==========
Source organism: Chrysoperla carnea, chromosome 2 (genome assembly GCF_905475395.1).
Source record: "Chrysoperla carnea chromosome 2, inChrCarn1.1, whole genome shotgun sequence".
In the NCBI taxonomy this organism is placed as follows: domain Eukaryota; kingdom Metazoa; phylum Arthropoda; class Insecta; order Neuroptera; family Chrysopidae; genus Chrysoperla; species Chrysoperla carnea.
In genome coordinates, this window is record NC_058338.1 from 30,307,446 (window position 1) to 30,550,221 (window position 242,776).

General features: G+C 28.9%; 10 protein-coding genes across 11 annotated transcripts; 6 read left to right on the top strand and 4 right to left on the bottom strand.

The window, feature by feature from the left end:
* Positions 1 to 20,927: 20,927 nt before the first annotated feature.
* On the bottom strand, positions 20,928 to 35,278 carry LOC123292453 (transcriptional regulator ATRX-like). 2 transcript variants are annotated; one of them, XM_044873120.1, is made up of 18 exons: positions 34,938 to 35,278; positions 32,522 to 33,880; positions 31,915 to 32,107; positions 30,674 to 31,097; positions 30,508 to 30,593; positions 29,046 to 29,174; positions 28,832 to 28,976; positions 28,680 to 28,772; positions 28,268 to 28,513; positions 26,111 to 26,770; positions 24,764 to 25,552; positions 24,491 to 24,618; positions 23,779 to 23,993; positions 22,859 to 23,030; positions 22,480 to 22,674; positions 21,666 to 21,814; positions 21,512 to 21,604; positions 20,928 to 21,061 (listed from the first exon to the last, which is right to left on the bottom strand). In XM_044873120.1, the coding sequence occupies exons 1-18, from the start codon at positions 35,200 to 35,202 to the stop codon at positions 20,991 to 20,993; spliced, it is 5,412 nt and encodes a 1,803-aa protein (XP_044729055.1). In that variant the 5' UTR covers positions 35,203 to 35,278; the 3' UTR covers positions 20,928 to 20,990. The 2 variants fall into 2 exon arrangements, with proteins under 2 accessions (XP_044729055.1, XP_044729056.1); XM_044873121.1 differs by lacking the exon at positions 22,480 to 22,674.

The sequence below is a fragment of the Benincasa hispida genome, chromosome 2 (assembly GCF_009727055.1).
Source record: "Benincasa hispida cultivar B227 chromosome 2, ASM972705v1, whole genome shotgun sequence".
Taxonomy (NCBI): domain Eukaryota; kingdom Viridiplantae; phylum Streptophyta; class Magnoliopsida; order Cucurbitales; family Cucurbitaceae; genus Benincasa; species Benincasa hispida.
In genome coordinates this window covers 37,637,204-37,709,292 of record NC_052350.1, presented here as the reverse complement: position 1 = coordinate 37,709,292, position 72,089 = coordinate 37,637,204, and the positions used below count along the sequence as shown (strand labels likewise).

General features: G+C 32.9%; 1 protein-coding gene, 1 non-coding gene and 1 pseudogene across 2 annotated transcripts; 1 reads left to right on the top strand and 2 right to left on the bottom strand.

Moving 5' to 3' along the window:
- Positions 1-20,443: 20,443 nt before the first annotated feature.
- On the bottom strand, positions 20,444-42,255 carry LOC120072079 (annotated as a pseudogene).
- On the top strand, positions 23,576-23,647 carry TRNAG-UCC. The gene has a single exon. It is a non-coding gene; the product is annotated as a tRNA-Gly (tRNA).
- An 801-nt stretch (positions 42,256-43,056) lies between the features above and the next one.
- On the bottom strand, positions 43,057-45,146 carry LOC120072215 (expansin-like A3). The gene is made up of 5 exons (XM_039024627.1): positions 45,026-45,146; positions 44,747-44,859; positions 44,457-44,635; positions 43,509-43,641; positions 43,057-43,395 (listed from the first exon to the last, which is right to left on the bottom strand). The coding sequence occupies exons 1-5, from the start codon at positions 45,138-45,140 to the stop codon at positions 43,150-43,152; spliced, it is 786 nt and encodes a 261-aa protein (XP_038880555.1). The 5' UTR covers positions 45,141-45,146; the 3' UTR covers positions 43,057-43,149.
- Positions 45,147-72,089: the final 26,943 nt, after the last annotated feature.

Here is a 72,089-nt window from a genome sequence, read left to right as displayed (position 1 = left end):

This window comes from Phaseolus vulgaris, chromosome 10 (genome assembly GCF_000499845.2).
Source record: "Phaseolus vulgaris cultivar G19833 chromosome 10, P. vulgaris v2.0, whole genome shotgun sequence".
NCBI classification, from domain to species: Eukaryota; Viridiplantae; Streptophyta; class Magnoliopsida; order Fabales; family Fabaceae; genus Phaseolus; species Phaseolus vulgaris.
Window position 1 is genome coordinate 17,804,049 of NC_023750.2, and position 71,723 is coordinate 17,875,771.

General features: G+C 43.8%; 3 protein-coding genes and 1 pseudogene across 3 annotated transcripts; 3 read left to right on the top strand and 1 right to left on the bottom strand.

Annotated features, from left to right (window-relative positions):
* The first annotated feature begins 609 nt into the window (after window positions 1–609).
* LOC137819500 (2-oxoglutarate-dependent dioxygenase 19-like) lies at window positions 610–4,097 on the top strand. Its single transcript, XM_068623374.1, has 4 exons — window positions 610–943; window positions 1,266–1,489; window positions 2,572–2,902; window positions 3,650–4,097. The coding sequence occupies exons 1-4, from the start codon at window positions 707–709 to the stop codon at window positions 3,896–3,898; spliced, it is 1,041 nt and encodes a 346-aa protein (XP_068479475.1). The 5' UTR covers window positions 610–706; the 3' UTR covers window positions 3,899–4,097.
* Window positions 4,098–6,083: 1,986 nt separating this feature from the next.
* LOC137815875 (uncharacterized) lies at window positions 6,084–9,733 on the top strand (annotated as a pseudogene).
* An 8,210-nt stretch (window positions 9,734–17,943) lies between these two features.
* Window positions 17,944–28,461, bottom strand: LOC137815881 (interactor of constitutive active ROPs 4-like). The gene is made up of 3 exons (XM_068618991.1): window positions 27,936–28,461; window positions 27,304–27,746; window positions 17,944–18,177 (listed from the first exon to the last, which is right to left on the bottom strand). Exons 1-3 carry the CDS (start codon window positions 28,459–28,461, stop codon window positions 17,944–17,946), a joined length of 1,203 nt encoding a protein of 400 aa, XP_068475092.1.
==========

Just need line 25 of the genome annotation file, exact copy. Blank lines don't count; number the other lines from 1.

Window position 1 is genome coordinate 17,804,049 of NC_023750.2, and position 71,723 is coordinate 17,875,771.